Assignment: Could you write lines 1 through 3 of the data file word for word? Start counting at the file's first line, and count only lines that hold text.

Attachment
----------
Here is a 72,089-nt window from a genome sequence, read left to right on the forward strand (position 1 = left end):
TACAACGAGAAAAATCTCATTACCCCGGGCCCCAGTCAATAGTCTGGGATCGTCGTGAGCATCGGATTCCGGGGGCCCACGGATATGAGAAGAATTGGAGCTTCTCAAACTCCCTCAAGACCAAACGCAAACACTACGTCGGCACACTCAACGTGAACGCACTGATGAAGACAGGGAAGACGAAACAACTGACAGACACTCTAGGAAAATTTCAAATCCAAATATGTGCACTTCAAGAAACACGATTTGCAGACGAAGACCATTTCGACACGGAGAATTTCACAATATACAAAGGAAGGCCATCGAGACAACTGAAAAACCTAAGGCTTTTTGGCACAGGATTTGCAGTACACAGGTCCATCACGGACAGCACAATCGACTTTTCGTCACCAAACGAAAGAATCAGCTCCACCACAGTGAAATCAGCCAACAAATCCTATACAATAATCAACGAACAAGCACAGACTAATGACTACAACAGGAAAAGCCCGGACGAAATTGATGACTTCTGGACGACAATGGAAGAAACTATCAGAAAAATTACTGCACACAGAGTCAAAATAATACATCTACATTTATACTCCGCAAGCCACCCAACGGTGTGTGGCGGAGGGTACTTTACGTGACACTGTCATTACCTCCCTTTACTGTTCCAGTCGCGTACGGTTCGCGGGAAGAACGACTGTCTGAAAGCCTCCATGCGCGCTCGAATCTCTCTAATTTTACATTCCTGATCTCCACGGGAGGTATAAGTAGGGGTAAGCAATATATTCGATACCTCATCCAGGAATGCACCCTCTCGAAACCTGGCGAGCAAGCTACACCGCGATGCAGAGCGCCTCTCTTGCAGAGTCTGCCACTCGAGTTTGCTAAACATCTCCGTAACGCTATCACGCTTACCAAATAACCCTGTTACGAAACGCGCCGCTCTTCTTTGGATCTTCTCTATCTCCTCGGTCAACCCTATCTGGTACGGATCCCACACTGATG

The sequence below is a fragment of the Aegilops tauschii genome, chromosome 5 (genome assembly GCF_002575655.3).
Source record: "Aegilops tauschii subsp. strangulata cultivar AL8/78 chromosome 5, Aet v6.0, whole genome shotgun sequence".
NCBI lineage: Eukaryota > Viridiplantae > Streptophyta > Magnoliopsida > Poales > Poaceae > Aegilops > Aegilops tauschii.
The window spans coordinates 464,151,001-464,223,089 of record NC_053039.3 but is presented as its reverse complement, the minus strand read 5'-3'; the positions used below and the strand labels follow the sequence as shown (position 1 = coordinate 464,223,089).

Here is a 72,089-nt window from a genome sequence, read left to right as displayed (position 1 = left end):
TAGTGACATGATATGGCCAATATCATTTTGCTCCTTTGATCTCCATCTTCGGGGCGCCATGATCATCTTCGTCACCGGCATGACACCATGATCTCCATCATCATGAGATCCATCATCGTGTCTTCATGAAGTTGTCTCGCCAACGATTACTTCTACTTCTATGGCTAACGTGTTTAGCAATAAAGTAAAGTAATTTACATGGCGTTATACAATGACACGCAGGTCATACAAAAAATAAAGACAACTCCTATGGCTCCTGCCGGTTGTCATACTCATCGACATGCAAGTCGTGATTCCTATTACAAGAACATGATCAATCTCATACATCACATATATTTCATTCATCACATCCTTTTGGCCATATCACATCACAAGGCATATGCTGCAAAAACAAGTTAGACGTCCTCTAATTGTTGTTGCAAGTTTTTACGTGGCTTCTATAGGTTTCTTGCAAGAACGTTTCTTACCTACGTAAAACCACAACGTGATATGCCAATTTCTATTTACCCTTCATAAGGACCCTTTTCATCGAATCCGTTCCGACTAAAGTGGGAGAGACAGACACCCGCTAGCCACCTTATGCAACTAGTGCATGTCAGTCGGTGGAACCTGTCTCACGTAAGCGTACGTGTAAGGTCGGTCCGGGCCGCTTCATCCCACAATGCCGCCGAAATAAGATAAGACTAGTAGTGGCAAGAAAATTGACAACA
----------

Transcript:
Here is a 72,089-nt window from a genome sequence, read left to right on the forward strand (position 1 = left end):
TACAACGAGAAAAATCTCATTACCCCGGGCCCCAGTCAATAGTCTGGGATCGTCGTGAGCATCGGATTCCGGGGGCCCACGGATATGAGAAGAATTGGAGCTTCTCAAACTCCCTCAAGACCAAACGCAAACACTACGTCGGCACACTCAACGTGAACGCACTGATGAAGACAGGGAAGACGAAACAACTGACAGACACTCTAGGAAAATTTCAAATCCAAATATGTGCACTTCAAGAAACACGATTTGCAGACGAAGACCATTTCGACACGGAGAATTTCACAATATACAAAGGAAGGCCATCGAGACAACTGAAAAACCTAAGGCTTTTTGGCACAGGATTTGCAGTACACAGGTCCATCACGGACAGCACAATCGACTTTTCGTCACCAAACGAAAGAATCAGCTCCACCACAGTGAAATCAGCCAACAAATCCTATACAATAATCAACGAACAAGCACAGACTAATGACTACAACAGGAAAAGCCCGGACGAAATTGATGACTTCTGGACGACAATGGAAGAAACTATCAGAAAAATTACTGCACACAGAGTCAAAATAATACATCTACATTTATACTCCGCAAGCCACCCAACGGTGTGTGGCGGAGGGTACTTTACGTGACACTGTCATTACCTCCCTTTACTGTTCCAGTCGCGTACGGTTCGCGGGAAGAACGACTGTCTGAAAGCCTCCATGCGCGCTCGAATCTCTCTAATTTTACATTCCTGATCTCCACGGGAGGTATAAGTAGGGGTAAGCAATATATTCGATACCTCATCCAGGAATGCACCCTCTCGAAACCTGGCGAGCAAGCTACACCGCGATGCAGAGCGCCTCTCTTGCAGAGTCTGCCACTCGAGTTTGCTAAACATCTCCGTAACGCTATCACGCTTACCAAATAACCCTGTTACGAAACGCGCCGCTCTTCTTTGGATCTTCTCTATCTCCTCGGTCAACCCTATCTGGTACGGATCCCACACTGATG

The sequence below is a fragment of the Aegilops tauschii genome, chromosome 5 (genome assembly GCF_002575655.3).